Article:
Since good showtunes often capture a moment of transition, realization or decision, a song or a brief reprise is often used to bring scenes to a neat close. This is why librettists must work in close collaboration with composers and lyricists to determine where songs fit and how to get into song as seamlessly as possible.
Audiences now cringe at obvious song cues "Tell us about it, Jane.
The modern musical libretto is almost always written in a two-act format. Audiences are accustomed to it, and intermission sales refreshments, souvenirs provide theatre owners with crucial income. If nothing else, an audience forced to sit for hours is tougher to entertain.
To put it bluntly, if you don't give audiences a pee break, they will take one in the middle of crucial scenes!
Those who write a one or three act show can rest assured that others will eventually re-format it to two acts. This fact of life has plagued the authors of Man of La Mancha , a one-act that is frequently performed with an unauthorized intermission.
An Introduction to the Elements of Music
The first act does not have to end with a cliff-hanger, but we should be curious to see what happens next. Examples of memorable Act One endings:.
Louis turned "The Trolley Song" into a dream sequence, robbing it of any significance and doing nothing to point to the next act. Both shows failed despite classic scores, primarily because their cinematic story lines did not adapt well to the two-act stage format. The end of Act Two is even more important. It is what audiences walk out with, and a powerful final scene can make up for a lot of shortcomings earlier in the show.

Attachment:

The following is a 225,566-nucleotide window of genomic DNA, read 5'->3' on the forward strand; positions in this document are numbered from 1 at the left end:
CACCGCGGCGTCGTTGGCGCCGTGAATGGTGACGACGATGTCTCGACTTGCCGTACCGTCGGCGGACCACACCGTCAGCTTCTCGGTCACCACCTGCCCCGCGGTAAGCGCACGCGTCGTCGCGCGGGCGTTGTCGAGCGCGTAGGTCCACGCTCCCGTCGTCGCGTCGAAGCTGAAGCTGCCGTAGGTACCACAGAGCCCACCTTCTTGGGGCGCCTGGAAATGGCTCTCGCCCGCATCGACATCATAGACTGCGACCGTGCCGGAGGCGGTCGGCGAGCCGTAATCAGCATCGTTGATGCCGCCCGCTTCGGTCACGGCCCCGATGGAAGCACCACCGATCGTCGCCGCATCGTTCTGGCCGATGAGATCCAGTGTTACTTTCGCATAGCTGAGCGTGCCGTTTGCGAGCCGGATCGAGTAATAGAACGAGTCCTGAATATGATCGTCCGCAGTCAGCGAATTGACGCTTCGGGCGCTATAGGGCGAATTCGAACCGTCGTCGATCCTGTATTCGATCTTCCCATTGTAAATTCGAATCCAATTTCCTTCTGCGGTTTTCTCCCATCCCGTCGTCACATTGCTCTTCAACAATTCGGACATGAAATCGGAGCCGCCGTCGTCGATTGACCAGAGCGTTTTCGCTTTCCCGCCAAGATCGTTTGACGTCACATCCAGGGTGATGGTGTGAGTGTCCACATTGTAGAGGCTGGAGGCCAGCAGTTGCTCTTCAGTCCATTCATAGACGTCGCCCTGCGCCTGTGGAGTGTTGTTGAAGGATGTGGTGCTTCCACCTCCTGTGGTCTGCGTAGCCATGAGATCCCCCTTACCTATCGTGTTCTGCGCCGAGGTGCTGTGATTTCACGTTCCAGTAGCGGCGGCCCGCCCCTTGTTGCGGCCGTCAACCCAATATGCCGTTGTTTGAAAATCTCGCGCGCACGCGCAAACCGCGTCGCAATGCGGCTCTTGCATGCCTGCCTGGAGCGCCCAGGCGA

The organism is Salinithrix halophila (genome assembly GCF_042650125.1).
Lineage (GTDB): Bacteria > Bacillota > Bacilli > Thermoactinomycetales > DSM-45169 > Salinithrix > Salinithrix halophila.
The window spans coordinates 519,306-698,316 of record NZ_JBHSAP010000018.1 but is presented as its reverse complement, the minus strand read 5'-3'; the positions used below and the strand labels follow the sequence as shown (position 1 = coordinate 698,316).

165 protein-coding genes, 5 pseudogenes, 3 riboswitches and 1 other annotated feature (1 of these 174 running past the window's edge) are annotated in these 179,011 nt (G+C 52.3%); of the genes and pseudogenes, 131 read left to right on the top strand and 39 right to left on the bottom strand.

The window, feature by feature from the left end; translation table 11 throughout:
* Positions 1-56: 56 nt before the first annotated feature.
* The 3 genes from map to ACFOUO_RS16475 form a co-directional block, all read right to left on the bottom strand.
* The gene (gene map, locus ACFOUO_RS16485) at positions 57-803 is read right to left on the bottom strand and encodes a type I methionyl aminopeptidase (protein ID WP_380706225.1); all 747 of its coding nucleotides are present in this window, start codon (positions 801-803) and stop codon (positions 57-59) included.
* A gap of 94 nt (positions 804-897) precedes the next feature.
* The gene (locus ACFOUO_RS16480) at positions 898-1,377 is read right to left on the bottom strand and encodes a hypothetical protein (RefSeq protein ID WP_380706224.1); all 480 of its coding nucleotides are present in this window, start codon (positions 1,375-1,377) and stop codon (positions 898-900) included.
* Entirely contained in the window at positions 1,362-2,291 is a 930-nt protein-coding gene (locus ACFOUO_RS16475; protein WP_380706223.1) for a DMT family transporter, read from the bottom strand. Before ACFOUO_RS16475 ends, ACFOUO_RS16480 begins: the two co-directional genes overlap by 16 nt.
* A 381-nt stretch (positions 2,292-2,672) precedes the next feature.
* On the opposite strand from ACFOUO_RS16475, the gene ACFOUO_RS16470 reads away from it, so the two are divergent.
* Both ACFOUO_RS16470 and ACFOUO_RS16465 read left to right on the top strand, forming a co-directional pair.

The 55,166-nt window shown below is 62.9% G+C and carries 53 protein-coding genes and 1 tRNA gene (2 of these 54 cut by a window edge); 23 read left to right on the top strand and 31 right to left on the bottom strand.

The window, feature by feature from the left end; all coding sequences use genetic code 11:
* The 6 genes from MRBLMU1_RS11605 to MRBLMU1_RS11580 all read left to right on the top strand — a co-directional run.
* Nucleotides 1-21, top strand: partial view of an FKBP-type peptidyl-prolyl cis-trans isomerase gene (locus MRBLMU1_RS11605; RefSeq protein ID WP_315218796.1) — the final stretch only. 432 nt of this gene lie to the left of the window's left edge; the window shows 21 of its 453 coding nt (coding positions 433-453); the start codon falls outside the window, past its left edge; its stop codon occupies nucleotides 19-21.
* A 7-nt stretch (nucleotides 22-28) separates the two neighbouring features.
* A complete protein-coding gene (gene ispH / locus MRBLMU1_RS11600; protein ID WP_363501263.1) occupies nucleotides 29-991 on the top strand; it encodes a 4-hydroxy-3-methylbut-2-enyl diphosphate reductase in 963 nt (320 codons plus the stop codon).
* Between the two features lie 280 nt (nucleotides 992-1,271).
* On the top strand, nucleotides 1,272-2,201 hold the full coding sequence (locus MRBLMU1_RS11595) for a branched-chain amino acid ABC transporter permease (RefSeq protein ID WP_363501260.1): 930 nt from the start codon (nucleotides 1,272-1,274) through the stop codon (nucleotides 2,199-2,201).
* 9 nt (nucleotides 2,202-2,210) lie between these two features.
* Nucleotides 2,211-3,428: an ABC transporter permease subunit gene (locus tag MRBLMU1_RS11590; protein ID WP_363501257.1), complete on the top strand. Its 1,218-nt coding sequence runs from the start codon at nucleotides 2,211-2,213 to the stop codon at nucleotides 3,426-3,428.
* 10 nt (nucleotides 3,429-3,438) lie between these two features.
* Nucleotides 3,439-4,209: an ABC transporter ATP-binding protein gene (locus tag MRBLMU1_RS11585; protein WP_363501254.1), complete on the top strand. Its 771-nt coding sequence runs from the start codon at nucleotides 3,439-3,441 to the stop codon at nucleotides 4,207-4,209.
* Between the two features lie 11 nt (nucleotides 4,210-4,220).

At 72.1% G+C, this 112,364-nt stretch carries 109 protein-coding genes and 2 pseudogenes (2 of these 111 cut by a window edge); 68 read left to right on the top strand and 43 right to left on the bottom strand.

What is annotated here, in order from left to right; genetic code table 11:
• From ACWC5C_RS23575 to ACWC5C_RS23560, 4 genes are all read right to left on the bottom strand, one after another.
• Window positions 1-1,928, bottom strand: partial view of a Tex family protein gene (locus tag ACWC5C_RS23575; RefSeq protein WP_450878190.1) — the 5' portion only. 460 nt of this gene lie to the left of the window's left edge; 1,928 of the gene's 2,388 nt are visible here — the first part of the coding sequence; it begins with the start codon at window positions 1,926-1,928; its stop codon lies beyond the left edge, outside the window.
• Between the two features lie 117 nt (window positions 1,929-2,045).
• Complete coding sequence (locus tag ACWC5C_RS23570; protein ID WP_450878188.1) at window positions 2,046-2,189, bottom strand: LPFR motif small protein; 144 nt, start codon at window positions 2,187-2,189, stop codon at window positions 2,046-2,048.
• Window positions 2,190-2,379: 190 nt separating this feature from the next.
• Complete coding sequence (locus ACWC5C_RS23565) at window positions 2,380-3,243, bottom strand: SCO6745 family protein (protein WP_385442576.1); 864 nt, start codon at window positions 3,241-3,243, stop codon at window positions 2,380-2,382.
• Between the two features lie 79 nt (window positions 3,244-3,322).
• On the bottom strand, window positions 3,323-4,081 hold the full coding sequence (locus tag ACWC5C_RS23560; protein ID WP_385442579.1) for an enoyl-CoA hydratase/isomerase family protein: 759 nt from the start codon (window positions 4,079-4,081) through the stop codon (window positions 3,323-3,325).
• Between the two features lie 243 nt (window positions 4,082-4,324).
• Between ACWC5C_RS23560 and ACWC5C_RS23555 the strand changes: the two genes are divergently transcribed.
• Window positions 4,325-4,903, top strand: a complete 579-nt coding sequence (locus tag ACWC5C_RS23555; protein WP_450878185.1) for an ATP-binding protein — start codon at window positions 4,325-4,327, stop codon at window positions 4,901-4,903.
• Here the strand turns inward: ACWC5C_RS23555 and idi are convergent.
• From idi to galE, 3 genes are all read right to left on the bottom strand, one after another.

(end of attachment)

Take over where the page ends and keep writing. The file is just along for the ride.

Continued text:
Check a dozen of your favorite musicals, and you will find that most offer a solid dramatic or comic kick as part of the finale. All writers had better like rewriting! It is the nature of creation that one has to reshape and polish one's work. This is especially true when a writer has to appease the army of collaborators involved in a musical. With the exception of Kiss Me Kate , every musical that ever opened out of town or in New York previews required book revisions.
Some problems do not become evident until a show gets on its feet in front of paying audiences.
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Keep the plot line clear - People won't sit through a musical if the story does not make sense at all times. Nearly everyone knows the basc plot to Hamlet, but few could make sense of the rock musical Rockabye Hamlet. Although it was directed by the great Gower Champion, this incoherent mess died a quick death. This avoids expensive union overtime charges and gets audiences home at a decent hour.
When a show is in trouble, it is easiest for those working on a show to blame the book. After all, it costs amazing amounts of time and money to add new songs or replace cast members, while changing the book simply means ordering the author to cut or revise.
Musical Elements: Elementary, My Dear Noah